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Nature of roots (Quadratic equations)

The nature of roots of a quadratic equation can be determined by the value of its discriminant (D). See the table below.
First calculate the discriminant by the following formula:
`D = b^2 - 4ac`
If D is a positive real number (greater than zero), then there are two real and distinct roots of the quadratic equation. "real" means that the roots are real numbers and "distinct" means that they are not equal (that is, there are two different roots, not two same roots). In this case, the graph of the equation intersects the x-axis at two distinct points.

If D equals zero, there are two real and equal roots. In other words, there is only one solution to the quadratic equation. In such a case, the graph of the quadratic equation touches the x-axis at one point.

If D is a negative real number (lesser than zero), then the roots are imaginary or complex numbers. This means that they are of the form `ai + b`, where 'i' is the imaginary number. This is also quite logical, since in the quadratic formula, we take the square root of the discriminant D and hence if D is negative, its square root won't be a real number. The graph of such a quadratic equation does not touch or intersect the x-axis at any point.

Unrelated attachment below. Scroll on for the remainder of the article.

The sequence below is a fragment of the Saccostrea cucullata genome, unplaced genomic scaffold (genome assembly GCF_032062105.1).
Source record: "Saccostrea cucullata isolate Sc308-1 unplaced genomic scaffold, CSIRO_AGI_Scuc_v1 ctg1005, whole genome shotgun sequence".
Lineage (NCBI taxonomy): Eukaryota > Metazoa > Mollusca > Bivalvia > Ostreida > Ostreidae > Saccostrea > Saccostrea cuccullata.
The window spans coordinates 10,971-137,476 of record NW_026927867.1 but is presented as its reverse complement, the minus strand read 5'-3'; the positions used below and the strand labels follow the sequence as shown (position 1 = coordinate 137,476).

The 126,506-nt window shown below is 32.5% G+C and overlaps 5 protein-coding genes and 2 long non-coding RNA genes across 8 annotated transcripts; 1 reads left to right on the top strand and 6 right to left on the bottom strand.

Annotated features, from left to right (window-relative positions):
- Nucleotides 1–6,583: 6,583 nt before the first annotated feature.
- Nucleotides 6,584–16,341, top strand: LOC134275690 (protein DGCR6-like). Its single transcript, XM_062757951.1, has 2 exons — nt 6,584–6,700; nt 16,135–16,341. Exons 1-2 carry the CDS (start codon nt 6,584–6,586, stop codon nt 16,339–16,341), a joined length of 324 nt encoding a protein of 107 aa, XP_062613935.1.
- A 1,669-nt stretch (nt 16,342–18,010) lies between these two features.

`x^2 + 6x + 5 = 0`

Calculate the discriminant:
`D = b^2 - 4ac`
`D = 6^2 - 4(1)(5)`
`D = 16`

Use the table above to determine the nature of the roots:
Since D is greater than zero thus there are two real and distinct roots. Further, 16 is a perfect square. Thus, the roots are rational in nature.

Compare the nature of roots to the actual roots:
Here is a graph of the above equation. It has two x-intercepts, -1 and -5, which are its roots or solutions. Notice that -1 and -5 are a pair of real, distinct and rational numbers. This coincides with our observation above the nature of roots above.